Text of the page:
On Sat, Apr 04, 2009 at 08:26:04AM -0700, r norman wrote:
> On Sat, 4 Apr 2009 02:34:37 -0700 (PDT), "Bill.Connelly"
> <connelly.bill from gmail.com> wrote:
>> >On Apr 4, 3:32 am, r norman <r_s_nor... from comcast.net> wrote:
> >> If you use non-step clamp voltages, you just calculate the dV/dt term
> >> and subtract the capacitative component from the total current to get
> >> the pure ionic component.
> >Well this is exactly where I am stuck, how do I calculate the current
> >that "crosses" the capcitor, I know its somehow proportional to the
> >series resistor, the membrane capacitance and dV/dt, but exactly how,
> >I'm not sure.
>> Icap = C dV/dt
>> The resistance (conductance) is not involved.
> C is a constant, easily measured. V(t) is known, hence dV/dt is
it is the other way around:
the dV/dt is defined by the current flowing through the capacitor
and the current is defined by the series resistance:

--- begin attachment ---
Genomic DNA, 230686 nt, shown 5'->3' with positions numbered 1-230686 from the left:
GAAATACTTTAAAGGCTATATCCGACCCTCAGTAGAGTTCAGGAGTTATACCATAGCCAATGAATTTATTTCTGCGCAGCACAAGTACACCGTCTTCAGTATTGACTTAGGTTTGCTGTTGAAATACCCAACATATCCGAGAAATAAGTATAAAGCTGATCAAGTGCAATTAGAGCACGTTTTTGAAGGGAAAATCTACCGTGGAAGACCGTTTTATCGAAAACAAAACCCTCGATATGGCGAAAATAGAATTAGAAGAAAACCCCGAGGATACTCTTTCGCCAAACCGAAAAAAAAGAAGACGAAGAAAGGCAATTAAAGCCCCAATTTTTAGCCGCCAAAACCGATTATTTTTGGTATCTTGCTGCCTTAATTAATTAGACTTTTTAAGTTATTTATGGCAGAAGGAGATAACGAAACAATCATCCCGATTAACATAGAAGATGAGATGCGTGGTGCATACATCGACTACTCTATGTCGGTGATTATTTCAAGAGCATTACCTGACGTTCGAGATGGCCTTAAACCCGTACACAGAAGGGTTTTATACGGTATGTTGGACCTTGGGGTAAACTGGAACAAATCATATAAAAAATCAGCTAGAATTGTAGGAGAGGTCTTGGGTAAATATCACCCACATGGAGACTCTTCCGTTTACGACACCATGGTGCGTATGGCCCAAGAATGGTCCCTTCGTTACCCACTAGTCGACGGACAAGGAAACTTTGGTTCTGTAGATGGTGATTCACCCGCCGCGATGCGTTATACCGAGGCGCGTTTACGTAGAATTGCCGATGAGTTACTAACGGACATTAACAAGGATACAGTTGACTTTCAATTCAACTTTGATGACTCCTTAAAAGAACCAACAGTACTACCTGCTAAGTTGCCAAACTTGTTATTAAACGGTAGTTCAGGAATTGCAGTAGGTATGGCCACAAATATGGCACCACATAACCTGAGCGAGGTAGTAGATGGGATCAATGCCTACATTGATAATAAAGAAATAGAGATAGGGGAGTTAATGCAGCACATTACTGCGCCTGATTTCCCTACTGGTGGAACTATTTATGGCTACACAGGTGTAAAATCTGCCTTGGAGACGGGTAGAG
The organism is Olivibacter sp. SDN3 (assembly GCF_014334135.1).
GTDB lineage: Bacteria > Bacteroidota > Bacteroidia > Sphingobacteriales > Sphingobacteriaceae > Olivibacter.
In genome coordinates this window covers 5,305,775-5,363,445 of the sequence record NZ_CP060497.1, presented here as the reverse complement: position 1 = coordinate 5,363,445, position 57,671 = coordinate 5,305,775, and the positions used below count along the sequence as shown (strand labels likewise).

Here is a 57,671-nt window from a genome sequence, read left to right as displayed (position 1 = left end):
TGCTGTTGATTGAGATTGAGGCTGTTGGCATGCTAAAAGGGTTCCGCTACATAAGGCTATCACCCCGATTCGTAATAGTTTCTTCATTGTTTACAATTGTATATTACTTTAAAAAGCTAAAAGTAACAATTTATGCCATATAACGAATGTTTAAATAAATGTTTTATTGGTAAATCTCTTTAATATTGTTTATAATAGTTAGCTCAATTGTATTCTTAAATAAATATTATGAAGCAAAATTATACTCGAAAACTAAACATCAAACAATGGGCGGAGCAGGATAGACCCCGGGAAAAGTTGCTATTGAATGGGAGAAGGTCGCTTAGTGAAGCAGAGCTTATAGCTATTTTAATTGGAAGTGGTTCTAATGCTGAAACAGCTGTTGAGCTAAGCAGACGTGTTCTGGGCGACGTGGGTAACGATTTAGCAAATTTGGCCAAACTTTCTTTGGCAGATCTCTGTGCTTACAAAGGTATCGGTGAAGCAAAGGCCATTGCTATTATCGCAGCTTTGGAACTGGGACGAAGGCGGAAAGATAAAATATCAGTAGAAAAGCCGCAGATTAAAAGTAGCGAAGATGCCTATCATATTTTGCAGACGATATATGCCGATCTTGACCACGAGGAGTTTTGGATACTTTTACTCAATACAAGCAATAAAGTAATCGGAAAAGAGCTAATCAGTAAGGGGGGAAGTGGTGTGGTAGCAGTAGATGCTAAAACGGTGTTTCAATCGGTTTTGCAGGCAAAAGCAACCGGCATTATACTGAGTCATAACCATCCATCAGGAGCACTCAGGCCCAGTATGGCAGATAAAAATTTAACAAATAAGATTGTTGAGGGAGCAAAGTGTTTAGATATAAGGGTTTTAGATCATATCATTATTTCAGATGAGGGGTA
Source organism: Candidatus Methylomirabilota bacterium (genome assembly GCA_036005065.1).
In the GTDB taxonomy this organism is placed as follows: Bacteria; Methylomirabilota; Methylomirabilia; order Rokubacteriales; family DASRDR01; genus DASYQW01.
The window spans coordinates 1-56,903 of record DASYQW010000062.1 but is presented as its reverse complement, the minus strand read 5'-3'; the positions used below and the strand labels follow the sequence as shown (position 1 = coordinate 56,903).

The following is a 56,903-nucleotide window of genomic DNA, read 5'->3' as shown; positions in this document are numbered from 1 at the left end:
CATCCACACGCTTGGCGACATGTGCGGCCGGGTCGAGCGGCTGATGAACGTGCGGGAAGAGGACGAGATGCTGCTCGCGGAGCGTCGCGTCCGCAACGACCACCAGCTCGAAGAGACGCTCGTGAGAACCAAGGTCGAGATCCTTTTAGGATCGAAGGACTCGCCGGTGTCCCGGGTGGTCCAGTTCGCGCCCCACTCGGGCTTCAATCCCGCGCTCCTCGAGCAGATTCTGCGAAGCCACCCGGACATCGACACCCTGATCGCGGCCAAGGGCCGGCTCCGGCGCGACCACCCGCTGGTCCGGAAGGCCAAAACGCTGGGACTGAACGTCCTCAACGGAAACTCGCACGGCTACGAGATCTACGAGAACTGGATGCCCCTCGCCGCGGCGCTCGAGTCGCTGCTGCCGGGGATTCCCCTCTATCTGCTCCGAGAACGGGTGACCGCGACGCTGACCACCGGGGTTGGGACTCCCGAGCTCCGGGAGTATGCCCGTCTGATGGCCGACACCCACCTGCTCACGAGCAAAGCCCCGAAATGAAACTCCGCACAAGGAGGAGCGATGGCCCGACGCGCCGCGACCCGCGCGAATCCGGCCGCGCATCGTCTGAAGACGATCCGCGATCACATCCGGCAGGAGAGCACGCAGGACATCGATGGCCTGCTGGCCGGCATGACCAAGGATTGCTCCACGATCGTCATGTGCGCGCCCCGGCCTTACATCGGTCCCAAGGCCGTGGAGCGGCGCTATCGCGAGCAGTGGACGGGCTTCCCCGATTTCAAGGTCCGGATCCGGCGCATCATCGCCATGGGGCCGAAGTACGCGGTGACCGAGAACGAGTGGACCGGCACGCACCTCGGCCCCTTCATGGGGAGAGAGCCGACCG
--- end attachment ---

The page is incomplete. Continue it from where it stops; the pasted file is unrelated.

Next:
At the moment when the voltage step (Vp) is applied (or switched off),
all the current flows through the membrane capacitor, the membrane
impedance is ~0 and the full voltage drop occurs across the series
resistance. The current is calculated as Vp/Rs (actually, one measures
the initial peak I and calculate Rs as Vp/I)
As the membrane C is charging up, the voltage drop across Rs is
decreasing and the total current flowing through the pipette
into the cell (and across the membrane) will be reduced.
At the same time, as the membrane potential changes, larger and
lager part of the current will flow through the resistive elements
and smaller and smaller current will be charging the capacitor.
In steady state, all current flows through the membrane resistance
(Rin, "input resistance" of the cell). The current will be Vp/(Rs+Rin)
and the dV on the membrane is Vp*Rm/(Rs+Rm). We often assume that
dV=Vp but this is valid only if Rs is negligibly small compared to
I hope this helps